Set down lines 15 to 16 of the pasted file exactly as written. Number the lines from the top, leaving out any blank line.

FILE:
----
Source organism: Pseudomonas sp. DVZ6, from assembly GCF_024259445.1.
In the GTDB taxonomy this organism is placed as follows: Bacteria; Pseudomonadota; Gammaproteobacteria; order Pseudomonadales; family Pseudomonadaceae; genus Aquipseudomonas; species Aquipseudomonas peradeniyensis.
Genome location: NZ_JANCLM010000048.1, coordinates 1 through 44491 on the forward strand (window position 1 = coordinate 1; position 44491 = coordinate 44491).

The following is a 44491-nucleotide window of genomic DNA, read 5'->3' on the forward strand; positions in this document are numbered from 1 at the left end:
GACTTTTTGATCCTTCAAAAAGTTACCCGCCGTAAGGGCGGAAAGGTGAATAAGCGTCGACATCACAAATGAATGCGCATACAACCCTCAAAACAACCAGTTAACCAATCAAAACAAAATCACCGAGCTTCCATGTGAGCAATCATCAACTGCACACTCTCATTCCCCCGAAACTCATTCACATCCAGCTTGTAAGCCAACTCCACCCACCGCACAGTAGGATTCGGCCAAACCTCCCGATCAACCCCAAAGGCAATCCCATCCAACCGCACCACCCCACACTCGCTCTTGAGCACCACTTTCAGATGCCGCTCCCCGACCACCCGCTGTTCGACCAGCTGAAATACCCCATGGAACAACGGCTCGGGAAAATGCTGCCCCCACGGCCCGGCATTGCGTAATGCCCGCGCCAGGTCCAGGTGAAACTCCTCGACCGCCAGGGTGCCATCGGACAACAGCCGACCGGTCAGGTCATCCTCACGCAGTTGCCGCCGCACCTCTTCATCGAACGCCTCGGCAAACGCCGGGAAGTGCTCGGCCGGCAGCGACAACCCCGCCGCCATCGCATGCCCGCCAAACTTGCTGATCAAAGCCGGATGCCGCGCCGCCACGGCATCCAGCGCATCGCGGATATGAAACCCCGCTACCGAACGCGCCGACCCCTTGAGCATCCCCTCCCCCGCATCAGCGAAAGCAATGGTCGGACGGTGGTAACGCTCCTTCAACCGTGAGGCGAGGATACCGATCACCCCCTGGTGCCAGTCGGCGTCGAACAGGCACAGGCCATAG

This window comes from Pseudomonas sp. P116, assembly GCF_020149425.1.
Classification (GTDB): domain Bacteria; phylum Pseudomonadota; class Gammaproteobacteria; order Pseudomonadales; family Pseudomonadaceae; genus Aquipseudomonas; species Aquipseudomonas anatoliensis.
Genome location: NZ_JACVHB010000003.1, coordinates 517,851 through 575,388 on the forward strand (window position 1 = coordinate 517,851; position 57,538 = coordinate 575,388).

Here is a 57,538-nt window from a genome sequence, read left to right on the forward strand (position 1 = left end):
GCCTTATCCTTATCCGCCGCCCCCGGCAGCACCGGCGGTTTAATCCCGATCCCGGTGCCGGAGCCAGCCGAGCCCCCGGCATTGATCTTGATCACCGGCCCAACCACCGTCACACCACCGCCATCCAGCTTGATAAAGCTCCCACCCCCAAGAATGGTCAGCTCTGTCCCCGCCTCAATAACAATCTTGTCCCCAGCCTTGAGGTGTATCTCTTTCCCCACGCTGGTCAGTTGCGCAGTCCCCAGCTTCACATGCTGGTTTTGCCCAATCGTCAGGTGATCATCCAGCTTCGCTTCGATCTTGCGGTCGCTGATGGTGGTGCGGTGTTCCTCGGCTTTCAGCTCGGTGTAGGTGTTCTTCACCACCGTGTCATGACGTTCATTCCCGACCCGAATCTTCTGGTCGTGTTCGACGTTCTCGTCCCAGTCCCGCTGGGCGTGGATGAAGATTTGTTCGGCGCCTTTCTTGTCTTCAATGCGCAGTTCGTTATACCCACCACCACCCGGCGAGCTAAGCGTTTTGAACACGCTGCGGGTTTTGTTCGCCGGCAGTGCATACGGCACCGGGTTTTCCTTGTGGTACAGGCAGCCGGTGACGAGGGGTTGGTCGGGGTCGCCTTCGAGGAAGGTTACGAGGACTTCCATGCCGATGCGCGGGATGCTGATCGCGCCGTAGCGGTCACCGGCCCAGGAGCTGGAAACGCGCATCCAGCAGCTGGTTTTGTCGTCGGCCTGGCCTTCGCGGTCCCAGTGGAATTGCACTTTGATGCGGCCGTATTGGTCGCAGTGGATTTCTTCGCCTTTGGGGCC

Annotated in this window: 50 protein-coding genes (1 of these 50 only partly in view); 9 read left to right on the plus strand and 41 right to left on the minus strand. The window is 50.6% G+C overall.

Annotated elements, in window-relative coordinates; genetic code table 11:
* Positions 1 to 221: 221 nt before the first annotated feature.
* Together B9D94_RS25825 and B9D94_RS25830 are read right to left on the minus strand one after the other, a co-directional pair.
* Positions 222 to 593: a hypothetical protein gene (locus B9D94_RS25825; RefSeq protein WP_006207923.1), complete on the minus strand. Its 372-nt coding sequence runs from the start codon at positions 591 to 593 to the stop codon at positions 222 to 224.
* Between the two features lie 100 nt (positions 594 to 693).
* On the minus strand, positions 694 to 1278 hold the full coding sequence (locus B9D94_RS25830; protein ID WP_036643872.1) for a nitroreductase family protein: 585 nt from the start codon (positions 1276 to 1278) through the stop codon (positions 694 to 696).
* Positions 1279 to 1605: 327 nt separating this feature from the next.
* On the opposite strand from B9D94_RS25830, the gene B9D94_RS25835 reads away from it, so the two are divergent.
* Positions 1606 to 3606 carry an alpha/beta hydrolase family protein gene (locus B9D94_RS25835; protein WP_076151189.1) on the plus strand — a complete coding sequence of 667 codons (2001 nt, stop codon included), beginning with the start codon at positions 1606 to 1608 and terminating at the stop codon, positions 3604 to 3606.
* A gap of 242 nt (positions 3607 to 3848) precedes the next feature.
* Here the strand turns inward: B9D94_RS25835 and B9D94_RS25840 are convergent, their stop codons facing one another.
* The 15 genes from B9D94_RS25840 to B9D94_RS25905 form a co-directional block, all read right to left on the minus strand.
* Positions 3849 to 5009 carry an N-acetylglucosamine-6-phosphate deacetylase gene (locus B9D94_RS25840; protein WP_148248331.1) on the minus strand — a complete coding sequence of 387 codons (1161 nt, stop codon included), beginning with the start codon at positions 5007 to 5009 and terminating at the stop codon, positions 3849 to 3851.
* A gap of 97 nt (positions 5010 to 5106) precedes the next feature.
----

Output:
* Positions 222 to 593: a hypothetical protein gene (locus B9D94_RS25825; RefSeq protein WP_006207923.1), complete on the minus strand. Its 372-nt coding sequence runs from the start codon at positions 591 to 593 to the stop codon at positions 222 to 224.
* Between the two features lie 100 nt (positions 594 to 693).